The death of Nigerian singer-songwriter, guitarist and reggae music lord, Majek Fashek, in New York, America, last week threw Nigerians into a nostalgic mood. It brought into memory the exact picture of a musical icon who the country lost to the icy pincers of death. Reports of his passage sauced his strides on the dancehall with near-magical exploits while he reigned.
As he scintillated the audience with his hugely celebrated multiple award-winning single, Send down the rain, either coincidentally or through an inexplicable magical realism, raindrops suddenly began to well down from the face of the firmament.
Thrown into sudden limelight by his 1988 album entitled Prisoner of Conscience, a string of awards came the way of the man now dubbed The Rainmaker. He was exceedingly talented and blessed with a vocal resemblance of another reggae great, Jamaican Robert Nesta Marley, also known as Bob Marley.
Majek released some highly rated songs which got his African audience nostalgic of the passage of Marley all over again, and concluding that he could effectively musically fill the void of the Caribbean musical idol’s untimely passage. Songs like the highly philosophical My Guitar where Majek evocatively glamourized the imperishability of this musical instrument, suggesting that it would still be alive, even when heaven and heart pass away, gave the musician a compositional rating of note. So also his re-rendition of Marley’s old spiritual song, Redemption Song, which captured the plights of African freedom fighters and the hope of a great future, in spite of how the contributions of these fighters had been flung aside by rewriters of African history. Fashek however carved out his own unique blend from the mimicry of reggae music that was beginning to come out of emerging Nigerian musicians of the time. Such crew of that time ranged from Terra Kota, Evi Edna Ogholi, Mandators and later, Ras Kimono. His own musical blend he proudly named Pangolo which was decidedly a fine brew of rock and reggae.
As Fashek’s renown began to spread like bushfire, so also was his rumoured pastime for drug consumption. Gradually, the handsome young man with huge promise of lighting Nigeria’s name on the global musical firmament got enmeshed in drug addiction which began to hugely affect his availability for musical shows and even ultimately, his talent. Between the time he came into limelight in 1988 and the time he passed on last week, Fashek’s active musical years were a mere conservative half of the 32 years that his name was hoisted on dancehall list of notables. In 2015, news of his bankruptcy filled the air which synchronized with that of his admission into a drug rehab centre in Abuja. During this period, the picture of Majek that hopped up in the media and that many encountered when they came across him was that of a man who needed immediate help. He looked haggard, forlorn and ostensibly seriously battling ill-health, alongside a dangerous pastime of drugs consumption.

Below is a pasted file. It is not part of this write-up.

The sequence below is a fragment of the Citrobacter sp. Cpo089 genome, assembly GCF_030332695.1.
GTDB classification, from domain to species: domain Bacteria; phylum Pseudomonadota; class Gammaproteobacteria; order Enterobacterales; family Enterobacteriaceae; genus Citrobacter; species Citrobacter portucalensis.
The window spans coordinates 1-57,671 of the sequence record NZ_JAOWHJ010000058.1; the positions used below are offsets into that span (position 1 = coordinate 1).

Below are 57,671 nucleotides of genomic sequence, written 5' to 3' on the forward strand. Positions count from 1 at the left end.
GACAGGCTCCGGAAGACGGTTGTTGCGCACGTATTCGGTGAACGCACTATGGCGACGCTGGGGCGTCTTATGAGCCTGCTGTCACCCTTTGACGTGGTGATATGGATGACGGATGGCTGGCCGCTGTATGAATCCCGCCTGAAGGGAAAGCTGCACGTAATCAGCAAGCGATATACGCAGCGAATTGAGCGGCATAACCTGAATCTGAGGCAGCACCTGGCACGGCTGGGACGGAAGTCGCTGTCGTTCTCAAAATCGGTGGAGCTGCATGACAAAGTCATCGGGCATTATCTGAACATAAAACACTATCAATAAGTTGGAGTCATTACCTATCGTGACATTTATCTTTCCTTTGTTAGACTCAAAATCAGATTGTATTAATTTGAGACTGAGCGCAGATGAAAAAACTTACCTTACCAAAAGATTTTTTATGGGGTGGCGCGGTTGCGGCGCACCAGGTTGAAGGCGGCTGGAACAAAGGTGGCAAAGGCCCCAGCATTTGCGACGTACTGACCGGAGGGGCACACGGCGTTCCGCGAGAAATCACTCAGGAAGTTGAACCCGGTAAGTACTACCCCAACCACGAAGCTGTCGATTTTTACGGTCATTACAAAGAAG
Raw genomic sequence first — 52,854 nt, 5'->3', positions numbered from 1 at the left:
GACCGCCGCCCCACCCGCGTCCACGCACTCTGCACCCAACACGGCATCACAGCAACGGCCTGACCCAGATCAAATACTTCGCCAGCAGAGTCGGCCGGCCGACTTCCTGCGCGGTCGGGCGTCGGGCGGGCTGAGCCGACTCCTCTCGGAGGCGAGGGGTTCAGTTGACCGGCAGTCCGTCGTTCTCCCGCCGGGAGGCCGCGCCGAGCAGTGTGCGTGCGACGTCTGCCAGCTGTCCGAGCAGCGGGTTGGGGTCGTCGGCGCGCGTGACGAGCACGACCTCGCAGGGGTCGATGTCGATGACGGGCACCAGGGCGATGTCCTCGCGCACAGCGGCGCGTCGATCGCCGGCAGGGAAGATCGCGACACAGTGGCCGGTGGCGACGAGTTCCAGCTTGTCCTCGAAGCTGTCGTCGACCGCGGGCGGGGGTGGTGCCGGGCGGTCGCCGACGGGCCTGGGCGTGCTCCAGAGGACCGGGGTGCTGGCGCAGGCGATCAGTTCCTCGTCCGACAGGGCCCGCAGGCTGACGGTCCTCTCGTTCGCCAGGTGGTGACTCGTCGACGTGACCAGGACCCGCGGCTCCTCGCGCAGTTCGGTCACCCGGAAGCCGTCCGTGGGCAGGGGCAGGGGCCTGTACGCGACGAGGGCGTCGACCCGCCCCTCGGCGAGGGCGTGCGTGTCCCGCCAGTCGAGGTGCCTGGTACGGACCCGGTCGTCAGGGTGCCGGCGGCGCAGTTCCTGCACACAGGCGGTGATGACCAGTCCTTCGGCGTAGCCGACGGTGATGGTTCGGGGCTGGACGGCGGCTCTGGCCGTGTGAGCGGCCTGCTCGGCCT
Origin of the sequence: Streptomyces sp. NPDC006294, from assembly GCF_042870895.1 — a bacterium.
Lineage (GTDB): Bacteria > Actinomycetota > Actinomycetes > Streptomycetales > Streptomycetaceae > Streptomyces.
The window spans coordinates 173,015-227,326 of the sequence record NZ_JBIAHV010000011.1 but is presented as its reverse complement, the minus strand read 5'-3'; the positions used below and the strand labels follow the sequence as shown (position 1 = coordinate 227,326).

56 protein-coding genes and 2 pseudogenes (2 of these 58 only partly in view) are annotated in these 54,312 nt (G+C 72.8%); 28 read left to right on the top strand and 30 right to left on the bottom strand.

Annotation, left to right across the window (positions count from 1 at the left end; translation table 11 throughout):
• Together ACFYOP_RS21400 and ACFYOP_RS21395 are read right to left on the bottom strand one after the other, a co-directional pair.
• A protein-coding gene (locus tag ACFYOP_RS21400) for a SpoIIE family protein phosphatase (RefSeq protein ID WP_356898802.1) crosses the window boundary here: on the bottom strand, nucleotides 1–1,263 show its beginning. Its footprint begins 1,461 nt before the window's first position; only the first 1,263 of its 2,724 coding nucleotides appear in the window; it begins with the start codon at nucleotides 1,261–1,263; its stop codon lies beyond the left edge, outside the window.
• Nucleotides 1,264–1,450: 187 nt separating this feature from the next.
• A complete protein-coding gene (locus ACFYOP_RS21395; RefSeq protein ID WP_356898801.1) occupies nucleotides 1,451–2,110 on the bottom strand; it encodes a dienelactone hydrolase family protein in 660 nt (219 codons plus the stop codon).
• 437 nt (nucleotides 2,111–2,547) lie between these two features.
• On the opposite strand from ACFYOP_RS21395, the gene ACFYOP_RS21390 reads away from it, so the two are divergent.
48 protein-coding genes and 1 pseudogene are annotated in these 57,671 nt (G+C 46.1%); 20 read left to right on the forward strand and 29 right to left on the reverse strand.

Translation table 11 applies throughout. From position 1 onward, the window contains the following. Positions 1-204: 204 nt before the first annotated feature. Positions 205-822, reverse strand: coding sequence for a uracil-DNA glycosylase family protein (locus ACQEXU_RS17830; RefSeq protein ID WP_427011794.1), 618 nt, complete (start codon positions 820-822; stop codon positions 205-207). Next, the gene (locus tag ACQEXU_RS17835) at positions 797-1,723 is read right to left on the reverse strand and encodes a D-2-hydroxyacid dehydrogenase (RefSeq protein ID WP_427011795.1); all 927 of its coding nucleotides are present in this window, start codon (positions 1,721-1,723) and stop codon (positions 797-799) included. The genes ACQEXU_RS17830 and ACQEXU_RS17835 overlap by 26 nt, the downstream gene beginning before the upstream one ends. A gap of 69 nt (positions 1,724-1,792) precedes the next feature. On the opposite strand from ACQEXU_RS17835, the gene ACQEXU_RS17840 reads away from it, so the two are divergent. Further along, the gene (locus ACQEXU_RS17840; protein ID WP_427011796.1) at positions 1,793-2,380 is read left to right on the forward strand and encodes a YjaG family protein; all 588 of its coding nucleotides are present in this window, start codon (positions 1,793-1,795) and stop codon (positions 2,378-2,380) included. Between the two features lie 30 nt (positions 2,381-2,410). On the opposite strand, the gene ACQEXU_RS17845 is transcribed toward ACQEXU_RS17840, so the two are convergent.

Friends rallied round him and attended to his hospitalization need. In the midst of this, in September last year, rumours of his passage filled the stratosphere, which was immediately dispelled. Those who staved off the rumour however confirmed that he was critically ill and was in a London infirmary. By the time he passed on June 2, 2020 in New York City at 57, it was revealed that he battled, alongside his drug rehabilitation binge, esophageal cancer.
I went into this long musical biography of Majek Fashek to be able to establish that in his death, Nigeria had lost a musical gem to a consistent cancerous affliction among musical stars called drug addiction.
Though there is an implosion of drug addiction among Nigerian youths, probably raised high by the consistent hopelessness that the youth can vividly see, rather than a bright horizon, drug consumption has, from time immemorial, being the bane of Nigerian music and musicians. It is an affliction that didn’t just start yesterday; it has dragged many notable Nigerian musicians down the sepulcher in their scores.